Holistic Health Practices/Part 7
|By: Dr. John Ankerberg, Dr. John Weldon; ©2007|
|Ayurvedic medicine is based on a Hindu approach to both the body and life in general. Its reliance upon Hinduism, an occultic religion, is what makes it attractive to many New Age therapists.|
What is Ayurvedic Medicine?
Ayurvedic medicine is based on a Hindu approach to both the body and life in general. Its reliance upon Hinduism, an occultic religion, is what makes it attractive to many New Age therapists. Ayurvedic medicine allegedly originated through revelations from the Hindu gods. Its concern is not merely physical health, but also maintaining mental and spiritual health as defined by Hinduism. Thus, Ayurvedic medicine is a spiritual method (the development of spiritual life according to Hindu beliefs) which incorporates physical concerns.
Ayurvedic medicine is not based upon traditional anatomy, but rather the spiritual (occult) anatomy of Hinduism (e.g., chakras). Because the ancient Indian physicians were also metaphysicians and because Hinduism teaches that the body is created out of consciousness, the medicine of Hinduism is a “medicine” of consciousness. Thus, looking at the “anatomical” charts of Ayurvedic medicine, one does not see the typical organs pictured in Gray’s Anatomy, but rather a diagram of where the mind’s consciousness is flowing as it “creates” the body. It is this alleged “psychic flow” that Ayurvedic medicine attempts to treat. This is why the Ayurvedic doctor does not merely treat the body, but also the more important mind/spirit.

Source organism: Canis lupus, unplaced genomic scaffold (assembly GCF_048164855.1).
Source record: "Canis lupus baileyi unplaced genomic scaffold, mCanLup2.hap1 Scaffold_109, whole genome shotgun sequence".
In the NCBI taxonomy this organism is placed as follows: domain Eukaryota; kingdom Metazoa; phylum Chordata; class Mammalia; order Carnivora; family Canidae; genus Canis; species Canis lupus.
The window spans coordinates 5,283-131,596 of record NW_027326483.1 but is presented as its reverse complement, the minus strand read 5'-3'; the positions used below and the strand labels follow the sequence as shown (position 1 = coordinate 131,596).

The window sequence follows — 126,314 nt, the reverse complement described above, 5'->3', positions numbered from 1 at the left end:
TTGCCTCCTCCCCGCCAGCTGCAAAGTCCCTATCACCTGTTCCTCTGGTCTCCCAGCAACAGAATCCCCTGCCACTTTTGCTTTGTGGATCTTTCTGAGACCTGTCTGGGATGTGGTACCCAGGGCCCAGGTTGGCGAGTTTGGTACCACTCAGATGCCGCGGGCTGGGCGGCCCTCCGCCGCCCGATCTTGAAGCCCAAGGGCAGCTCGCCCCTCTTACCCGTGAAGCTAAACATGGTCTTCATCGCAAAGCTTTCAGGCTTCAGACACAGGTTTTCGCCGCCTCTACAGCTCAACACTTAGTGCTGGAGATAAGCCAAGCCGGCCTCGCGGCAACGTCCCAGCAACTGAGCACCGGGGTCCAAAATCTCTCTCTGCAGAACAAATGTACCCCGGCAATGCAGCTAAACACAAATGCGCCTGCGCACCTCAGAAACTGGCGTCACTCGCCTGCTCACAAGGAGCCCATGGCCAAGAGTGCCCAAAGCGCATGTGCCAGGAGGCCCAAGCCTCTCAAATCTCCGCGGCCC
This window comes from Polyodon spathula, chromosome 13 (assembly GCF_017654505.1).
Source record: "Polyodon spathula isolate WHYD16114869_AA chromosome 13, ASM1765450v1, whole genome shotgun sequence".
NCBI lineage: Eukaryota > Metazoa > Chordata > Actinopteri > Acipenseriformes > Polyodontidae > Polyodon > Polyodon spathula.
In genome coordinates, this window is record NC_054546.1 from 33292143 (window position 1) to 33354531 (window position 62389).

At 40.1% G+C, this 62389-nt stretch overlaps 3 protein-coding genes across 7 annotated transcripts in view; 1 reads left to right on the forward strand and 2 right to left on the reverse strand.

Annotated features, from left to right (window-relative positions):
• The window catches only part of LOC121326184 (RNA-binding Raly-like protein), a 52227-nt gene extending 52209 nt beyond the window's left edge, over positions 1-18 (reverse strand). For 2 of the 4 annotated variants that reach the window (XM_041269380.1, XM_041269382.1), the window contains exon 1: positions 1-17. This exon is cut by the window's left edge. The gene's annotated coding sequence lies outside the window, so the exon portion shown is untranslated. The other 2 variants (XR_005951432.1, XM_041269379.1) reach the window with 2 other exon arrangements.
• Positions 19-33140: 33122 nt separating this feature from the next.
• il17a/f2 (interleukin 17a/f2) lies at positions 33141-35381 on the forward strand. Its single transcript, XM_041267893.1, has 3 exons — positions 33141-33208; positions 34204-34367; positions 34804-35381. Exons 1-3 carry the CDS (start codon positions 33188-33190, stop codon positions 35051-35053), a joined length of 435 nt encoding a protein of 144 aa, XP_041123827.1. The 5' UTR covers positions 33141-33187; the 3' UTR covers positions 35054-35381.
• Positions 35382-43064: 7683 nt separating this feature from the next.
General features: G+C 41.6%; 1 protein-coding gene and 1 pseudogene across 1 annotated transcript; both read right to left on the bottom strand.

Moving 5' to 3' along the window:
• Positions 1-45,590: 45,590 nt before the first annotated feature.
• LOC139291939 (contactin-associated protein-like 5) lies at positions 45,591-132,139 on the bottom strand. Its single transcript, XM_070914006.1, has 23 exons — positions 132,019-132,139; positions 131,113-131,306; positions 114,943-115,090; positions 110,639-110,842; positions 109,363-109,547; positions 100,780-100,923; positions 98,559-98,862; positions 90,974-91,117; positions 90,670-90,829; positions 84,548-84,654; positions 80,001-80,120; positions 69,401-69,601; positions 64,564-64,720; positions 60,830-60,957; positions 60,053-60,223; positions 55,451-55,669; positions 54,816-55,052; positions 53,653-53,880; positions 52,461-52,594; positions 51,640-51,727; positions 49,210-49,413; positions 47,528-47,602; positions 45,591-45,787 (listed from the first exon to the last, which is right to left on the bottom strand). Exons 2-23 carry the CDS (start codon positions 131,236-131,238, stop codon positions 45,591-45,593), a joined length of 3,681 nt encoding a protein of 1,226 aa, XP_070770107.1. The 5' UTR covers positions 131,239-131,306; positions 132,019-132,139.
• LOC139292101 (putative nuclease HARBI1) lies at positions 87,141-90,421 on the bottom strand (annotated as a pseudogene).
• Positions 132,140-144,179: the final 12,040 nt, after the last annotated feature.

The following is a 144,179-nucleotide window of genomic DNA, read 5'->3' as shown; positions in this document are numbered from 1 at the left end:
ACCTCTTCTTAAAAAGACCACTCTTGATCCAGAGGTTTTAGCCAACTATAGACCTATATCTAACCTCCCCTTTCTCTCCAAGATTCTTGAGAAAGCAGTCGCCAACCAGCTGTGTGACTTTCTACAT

Because each physical symptom is allegedly under the regulation of consciousness and/or the psychic energy flow known as prana, the goal is to modify the consciousness to cure the disease. In essence then, Ayurvedic medicine is the application of the occultic philosophy and practice of Hinduism (e.g., Brahman realization through yoga meditation) to medical practice.
Dr. Deepak Chopra is the founding president of the American Association of Ayurvedic Medicine. His Quantum Healing: Exploring the Frontiers of Mind/Body Medicine, along with Chandrashekhar G. Thakkur’s Ayurveda: The Indian Art and Science of Medicine, and Baba Haridas and Dharma Sara Satsang’s Ayurveda: The Yoga of Health clearly demonstrate the metaphysical and occultic nature of Ayruvedic medicine.
Thus, whatever else he practices, the Ayurvedic doctor practices an occultic religion which requires that his patients make an inner journey into the depths of Hinduism.